What Gov. Newsom is really looking to is his own politics. He wants Sen. Feinstein’s putative replacement to be seen as an obvious affirmative-action hire. Not just that he does appoint a black woman but that he said ahead of time that he wouldn’t even look at anyone who wasn’t. He (like President Biden with the Supreme Court) doesn’t care that it will stigmatize her or demean the United States Senate. The whole point is that it makes him look good among a constituency that keeps score on that sort of thing.

  6. I think ChatGPT is running the Catholic website. Reads like its prose: tone is tentative, yet somehow assertive; willing to answer anything. AI working for God!?

  7. Most unfortunate that Governor Newsom, in limiting the pool for appointment to the Senate to Black women, did not also specify that the appointee must be trans, Islamic, differently-abled, left-handed, and homeless. He will no doubt be excoriated by the relevant marginalized groups for his display of these implicit biases and phobeisms. Fortunately, however, his announcement did follow the zeitgeist in focusing on group representation rather than ability as a prerequisite for the appointment. This substitution is being applied to more and more social functions, including the practice of medicine (see Prof. Stanley Goldfarb’s recent book “Take Two Aspirins and Call Me By My Pronouns”.) When this doctrine reaches the appointment of firefighters, we will finally be in a position to see the whole oppressive system burn down.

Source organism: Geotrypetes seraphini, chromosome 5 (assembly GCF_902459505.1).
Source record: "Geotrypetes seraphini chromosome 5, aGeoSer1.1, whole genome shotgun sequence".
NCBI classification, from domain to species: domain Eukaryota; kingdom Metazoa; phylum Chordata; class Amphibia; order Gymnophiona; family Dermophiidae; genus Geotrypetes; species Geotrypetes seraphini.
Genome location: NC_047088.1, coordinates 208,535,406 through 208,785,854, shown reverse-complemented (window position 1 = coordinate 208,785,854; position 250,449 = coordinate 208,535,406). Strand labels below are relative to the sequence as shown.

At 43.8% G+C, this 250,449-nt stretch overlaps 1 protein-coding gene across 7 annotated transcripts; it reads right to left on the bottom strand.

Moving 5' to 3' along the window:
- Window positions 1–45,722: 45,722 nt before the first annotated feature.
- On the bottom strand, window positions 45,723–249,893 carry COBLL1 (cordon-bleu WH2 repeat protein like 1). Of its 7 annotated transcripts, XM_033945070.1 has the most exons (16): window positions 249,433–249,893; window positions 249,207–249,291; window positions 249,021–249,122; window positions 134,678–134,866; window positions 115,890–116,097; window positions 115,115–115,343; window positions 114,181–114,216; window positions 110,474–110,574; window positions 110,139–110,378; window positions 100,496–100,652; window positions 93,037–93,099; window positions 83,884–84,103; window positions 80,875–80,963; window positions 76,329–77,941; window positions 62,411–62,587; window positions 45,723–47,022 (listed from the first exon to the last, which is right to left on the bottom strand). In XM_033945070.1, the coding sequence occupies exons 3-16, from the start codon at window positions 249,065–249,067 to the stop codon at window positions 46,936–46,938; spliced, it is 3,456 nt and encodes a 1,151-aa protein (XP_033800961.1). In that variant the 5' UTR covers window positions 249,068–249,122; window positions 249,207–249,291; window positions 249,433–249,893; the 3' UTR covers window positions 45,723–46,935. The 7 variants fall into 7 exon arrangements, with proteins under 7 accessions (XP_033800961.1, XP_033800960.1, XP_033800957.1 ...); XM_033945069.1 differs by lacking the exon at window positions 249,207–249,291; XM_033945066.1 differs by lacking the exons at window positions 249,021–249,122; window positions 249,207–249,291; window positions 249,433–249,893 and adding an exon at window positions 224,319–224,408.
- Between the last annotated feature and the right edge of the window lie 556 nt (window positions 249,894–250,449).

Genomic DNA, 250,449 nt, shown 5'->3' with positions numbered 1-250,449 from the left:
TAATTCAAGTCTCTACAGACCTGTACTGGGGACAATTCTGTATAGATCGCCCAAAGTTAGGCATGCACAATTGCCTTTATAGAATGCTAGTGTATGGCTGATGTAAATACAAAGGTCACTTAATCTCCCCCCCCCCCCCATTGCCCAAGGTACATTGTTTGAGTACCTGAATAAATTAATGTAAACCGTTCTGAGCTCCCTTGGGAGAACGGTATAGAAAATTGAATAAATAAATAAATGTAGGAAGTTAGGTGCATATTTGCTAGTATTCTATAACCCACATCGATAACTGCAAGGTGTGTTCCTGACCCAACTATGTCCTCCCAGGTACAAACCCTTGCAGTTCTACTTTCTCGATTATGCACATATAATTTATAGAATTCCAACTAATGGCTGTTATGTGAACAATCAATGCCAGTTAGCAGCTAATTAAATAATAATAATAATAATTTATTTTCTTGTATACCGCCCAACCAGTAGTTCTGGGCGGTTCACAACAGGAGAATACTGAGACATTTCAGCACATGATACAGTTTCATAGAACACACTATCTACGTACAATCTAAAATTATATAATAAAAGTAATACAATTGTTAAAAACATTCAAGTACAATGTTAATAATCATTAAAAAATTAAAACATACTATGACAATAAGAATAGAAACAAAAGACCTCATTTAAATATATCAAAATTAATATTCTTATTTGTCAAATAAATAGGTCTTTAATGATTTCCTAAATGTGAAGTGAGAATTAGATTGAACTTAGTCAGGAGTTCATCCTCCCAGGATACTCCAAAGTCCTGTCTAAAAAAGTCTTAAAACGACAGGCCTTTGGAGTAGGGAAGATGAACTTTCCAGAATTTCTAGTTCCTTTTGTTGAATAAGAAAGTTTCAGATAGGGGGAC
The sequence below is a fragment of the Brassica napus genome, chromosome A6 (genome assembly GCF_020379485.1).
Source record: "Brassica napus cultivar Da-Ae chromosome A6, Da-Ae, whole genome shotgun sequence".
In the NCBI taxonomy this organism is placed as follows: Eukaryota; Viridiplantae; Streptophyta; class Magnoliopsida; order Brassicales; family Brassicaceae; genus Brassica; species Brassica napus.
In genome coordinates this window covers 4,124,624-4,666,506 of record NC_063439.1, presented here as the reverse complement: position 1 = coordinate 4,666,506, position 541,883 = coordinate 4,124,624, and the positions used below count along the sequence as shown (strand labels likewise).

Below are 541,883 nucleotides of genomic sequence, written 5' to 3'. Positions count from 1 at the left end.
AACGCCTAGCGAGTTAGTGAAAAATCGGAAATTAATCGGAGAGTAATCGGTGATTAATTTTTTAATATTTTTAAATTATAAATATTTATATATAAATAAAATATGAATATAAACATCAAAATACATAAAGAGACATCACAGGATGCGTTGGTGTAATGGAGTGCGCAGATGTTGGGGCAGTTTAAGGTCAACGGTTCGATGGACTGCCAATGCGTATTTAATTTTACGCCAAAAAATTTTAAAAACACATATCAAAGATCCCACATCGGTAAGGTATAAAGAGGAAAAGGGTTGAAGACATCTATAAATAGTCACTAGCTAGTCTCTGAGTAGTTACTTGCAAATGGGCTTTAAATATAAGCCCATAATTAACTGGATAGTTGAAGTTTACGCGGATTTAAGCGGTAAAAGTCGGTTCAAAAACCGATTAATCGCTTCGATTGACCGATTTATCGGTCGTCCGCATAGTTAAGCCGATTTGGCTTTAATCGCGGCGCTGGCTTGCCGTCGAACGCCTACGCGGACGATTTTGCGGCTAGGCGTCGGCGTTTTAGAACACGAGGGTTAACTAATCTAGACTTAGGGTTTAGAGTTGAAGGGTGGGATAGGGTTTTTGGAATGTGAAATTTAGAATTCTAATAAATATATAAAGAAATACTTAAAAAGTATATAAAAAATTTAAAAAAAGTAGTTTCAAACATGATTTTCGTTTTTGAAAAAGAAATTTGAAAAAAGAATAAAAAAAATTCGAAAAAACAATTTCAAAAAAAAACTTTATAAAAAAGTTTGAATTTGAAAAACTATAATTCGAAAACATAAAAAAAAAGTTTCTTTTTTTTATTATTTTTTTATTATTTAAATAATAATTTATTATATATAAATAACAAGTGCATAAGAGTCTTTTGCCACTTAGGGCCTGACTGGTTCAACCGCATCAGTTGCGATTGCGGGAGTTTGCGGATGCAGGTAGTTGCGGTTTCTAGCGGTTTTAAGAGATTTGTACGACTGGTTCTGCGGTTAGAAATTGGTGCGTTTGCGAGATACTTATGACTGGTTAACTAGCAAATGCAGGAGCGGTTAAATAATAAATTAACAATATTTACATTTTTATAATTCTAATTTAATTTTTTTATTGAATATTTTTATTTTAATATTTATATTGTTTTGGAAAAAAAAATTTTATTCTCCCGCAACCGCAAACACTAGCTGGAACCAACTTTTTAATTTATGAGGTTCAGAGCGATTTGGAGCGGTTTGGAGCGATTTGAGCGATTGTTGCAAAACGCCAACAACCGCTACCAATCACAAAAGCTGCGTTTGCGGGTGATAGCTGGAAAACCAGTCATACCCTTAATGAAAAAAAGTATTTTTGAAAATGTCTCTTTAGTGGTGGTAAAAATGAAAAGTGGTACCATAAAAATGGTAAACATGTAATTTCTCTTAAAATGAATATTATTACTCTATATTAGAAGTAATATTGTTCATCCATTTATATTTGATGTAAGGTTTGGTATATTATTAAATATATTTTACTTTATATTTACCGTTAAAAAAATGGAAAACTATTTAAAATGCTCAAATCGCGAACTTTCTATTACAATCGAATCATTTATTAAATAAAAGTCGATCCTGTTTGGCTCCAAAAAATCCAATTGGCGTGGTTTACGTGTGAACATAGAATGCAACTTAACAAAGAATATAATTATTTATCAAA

8. According to The Naked Pravda the Russians, more specifically Prigozhin’s Wagner Group are recruiting in at least one high school, sports clubs and the Pornhub site. Female V/O to a video adv ” We are the most fucking bad arse private army in the world we recruit from all Russia’s regions don’t jerk off, go work for a private military company Wagner” the Naked Pravda host at the end of the piece declares, “I rather jerk off” that made my gardening a little more a humorous exercise.